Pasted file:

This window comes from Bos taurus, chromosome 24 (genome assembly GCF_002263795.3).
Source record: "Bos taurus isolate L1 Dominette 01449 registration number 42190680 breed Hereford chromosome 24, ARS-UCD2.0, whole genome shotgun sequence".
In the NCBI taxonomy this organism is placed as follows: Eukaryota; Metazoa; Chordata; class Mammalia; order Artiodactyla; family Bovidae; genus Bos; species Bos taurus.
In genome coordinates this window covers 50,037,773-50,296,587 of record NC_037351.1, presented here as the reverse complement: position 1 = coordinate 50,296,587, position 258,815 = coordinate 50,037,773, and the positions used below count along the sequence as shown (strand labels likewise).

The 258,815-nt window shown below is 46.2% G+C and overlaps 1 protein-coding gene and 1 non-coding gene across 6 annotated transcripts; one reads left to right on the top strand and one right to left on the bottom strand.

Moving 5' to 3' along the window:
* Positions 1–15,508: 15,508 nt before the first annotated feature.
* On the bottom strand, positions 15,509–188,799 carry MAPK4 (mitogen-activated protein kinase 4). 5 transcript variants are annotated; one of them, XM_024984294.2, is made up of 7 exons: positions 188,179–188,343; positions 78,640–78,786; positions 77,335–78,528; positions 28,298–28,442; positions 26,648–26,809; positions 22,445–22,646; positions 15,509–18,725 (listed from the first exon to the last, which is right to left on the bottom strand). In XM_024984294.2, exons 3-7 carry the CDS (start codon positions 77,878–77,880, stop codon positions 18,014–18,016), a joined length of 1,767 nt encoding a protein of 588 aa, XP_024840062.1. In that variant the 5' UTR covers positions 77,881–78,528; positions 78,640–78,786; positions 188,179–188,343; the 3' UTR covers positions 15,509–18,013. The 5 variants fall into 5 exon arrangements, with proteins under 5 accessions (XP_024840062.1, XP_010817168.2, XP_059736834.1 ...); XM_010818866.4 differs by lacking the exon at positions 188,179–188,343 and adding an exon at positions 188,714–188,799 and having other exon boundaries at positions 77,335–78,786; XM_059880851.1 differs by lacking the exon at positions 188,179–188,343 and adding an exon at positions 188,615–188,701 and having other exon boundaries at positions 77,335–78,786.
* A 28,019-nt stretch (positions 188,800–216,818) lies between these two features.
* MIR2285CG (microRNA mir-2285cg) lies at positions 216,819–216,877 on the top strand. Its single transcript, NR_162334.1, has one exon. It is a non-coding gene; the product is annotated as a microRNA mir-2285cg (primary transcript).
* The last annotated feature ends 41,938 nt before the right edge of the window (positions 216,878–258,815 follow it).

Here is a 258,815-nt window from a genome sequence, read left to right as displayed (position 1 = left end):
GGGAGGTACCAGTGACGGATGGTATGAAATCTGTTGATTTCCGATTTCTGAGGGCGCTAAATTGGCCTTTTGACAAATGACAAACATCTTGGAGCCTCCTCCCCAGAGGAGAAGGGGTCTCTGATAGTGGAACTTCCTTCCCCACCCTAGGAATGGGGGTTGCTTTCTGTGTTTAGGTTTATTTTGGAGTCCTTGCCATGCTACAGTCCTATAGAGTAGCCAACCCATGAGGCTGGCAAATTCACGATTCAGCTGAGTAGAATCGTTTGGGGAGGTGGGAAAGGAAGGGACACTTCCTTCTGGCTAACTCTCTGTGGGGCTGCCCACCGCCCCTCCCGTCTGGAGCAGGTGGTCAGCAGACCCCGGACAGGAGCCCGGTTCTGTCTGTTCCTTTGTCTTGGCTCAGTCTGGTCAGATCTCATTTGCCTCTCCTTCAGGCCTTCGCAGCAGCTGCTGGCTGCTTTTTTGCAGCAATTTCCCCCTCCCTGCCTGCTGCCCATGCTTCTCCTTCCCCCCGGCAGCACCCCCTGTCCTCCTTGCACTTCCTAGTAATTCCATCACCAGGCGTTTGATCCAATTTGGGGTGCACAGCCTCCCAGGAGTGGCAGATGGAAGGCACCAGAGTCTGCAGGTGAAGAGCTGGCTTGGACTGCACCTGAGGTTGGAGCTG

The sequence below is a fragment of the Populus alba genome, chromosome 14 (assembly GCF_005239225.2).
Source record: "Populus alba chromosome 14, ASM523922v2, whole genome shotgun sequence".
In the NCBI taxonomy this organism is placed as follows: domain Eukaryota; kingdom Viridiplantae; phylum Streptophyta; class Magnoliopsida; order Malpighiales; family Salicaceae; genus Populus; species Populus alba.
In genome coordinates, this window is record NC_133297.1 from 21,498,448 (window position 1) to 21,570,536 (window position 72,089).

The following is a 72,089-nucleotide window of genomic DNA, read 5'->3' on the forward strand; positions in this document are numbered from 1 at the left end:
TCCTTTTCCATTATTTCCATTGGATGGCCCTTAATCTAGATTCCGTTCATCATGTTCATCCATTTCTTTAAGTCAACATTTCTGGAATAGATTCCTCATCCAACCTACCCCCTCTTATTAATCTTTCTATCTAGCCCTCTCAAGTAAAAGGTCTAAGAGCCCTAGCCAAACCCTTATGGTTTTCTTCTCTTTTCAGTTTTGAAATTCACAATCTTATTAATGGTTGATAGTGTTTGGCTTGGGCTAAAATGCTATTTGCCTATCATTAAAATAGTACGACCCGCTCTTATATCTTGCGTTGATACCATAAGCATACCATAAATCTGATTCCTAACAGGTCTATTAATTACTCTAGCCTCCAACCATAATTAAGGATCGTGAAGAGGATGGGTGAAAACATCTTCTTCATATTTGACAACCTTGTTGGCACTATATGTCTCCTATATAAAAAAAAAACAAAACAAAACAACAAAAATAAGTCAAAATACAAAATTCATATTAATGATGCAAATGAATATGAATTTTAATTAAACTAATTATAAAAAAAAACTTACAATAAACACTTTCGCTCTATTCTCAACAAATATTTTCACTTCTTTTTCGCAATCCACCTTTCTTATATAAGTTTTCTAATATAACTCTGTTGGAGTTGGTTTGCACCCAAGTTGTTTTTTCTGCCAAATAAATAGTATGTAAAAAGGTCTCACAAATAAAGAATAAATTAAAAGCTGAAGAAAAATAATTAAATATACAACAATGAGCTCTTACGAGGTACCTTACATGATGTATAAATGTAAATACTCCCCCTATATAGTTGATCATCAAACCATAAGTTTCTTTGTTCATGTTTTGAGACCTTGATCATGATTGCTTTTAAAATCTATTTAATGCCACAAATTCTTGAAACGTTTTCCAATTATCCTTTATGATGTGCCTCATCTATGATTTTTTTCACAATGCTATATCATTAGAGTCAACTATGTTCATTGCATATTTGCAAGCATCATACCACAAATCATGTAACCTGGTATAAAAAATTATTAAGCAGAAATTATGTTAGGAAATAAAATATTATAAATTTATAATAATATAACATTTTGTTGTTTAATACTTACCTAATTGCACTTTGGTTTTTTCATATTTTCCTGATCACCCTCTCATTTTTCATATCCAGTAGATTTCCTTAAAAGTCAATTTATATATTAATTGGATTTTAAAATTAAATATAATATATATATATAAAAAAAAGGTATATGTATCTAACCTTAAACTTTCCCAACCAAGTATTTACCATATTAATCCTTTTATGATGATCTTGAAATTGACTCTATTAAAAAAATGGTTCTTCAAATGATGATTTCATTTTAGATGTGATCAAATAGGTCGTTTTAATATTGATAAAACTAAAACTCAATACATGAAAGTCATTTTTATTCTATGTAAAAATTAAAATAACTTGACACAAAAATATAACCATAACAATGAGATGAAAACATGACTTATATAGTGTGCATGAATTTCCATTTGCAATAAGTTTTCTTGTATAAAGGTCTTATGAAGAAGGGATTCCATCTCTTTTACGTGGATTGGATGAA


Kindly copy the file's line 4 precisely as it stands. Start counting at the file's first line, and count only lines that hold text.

In genome coordinates this window covers 50,037,773-50,296,587 of record NC_037351.1, presented here as the reverse complement: position 1 = coordinate 50,296,587, position 258,815 = coordinate 50,037,773, and the positions used below count along the sequence as shown (strand labels likewise).